Serving pages depending on domain name

Hello,
Is it possible that several domain names redirect to the same IP (and thus Meteor app), and that this app can detect the domain name from which it is served and redirect to a specific route that would appear as the root route ?
Mickael

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Interesting. I think we can run multiple meteor instances handle domains. But it’s limited.

Certainly the first part, we use a combination of a domain prefix and url suffix to uniquely identify a specific client, (e.g., [sport].domain.com/[teamName]) - however we don’t change routes based on this, all teams share the same routes, its just the data context that changes.

For the second part, I think you’d have to modify your router (e.g., flow-router) to allow route groups defined by domain rather than URL

run multiple meteor instances

Well, yes, that is easy, and I am already doing that. The domain is handled by the proxy (nginx) and each instances has its own ROOT_URL.

But running multiple Meteor app instances is exactly what I want to avoid.

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you’d have to modify your router to allow route groups defined by domain rather than URL

I think this is it ! I will search a version of Iron Router (never went the Flow way) that is doing that. Thank you !

But then I think I will have another problem with mup deployments and the forced ROOT_URL of the app. I don’t want the domain name to be changed due to the fact that the ROOT_URL is different.

Root URL doesn’t really matter, except if you use Meteor.absoluteUrl and its easy enough to modify that to check for the actual URL in use on the client. On the server (if your server sends back any absolute URL’s to use, its more difficult. In our case, the server tracks which team a user is logged in as (with its sport prefix) so we know what to send back.

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I just created a small meteor project (meteor run --port 4000) and pointed nginx with several server names to it (you need to change to your FQDN)

server {
    server_name domain-a.example.com domain-b.example.com domain-c.example.com;
    root /Users/user/Meteor/domains/public;
    location / {
        proxy_pass http://127.0.0.1:4000;
        proxy_http_version 1.1;
        proxy_read_timeout 36000s;
        proxy_send_timeout 36000s;
        proxy_set_header Upgrade $http_upgrade; # allow websockets
        proxy_set_header Connection $connection_upgrade;
        proxy_set_header X-Forwarded-For $remote_addr; # preserve client IP
        proxy_set_header Host $host;
        #
        #proxy_set_header Connection "";
        #proxy_redirect off;
        #chunked_transfer_encoding off;
        #
        # this setting allows the browser to cache the application in a way compatible with Meteor
        # on every applicaiton update the name of CSS and JS file is different, so they can be cache infinitely (here: 30 days)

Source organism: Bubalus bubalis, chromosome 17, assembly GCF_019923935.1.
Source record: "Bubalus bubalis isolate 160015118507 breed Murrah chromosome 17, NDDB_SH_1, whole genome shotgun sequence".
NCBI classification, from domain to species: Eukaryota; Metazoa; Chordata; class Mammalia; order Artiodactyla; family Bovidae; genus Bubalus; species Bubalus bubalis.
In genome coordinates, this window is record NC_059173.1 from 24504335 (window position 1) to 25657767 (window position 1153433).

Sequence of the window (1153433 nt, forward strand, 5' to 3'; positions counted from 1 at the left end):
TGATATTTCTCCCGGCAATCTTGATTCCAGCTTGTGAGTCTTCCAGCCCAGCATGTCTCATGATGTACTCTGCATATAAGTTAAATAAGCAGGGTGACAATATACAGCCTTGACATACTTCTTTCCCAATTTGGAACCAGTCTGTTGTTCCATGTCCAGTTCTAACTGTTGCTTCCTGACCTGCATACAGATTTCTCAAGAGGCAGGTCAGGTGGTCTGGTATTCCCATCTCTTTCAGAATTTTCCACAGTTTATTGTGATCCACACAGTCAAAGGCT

# the root path (/) MUST NOT be cached
        if ($uri != '/') {
            expires 30d;
        }
    }
}

and it works pretty much as expected.

I get the domain with document.location.host.split('.').shift() on the client.

I created a little method that updates the domain per connection so the server knows which domain a connection is on.

  Meteor.methods({
    domain(domain){
      var c = DomainConnections.findOne(this.connection.id);
      if (c) {
        DomainConnections.update(c._id, { $set: { domain: domain } })
      } else {
        c = { _id: DomainConnections.insert({ _id: this.connection.id, domain: domain }) }
      }
      return c._id;
    }
  });
  Meteor.onConnection(function (connection) {
    const connectionId = connection.id;
    connection.onClose(function () {
      let c = DomainConnections.remove(connectionId);
      console.log(`onClose ${connectionId} removed ${c}`);
    });
  });

  Meteor.startup(function () {
    //
    // clear DomainConnections when server starts
    //
    DomainConnections.remove({});
  });

  Meteor.publish('domain', function () {
    var c = DomainConnections.findOne( this.connection.id );
    if(!c) {
      console.log(`inserted ${DomainConnections.insert({ _id: this.connection.id, domain:'unknown'})}`);
    }
    return DomainConnections.find({ _id: this.connection.id });
  });
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I do in my application using nginx redirect. The first redirect lets application know which subdomain is accessing, from there everything works on the main domain. Not perfect but works for me.

Beautiful. It’s very useful.

Thank you for all your replies !

What I learned:

  • I thought that setting ROOT_URL was forcing the site to use this url, but it is not.
  • I use Iron.Location.get().hostname to test for domain name (host)
  • using mup proxy settings ease the proxy setup (duh!)
  • running several sites with only one instance while taking care of dynamic content for each site is not that hard
  • I love Meteor

I would have loved to set up the proxy dynamically to handle new domain names easy (without redeploying) and thus create sites on the fly but that will be saved for later…

6 Likes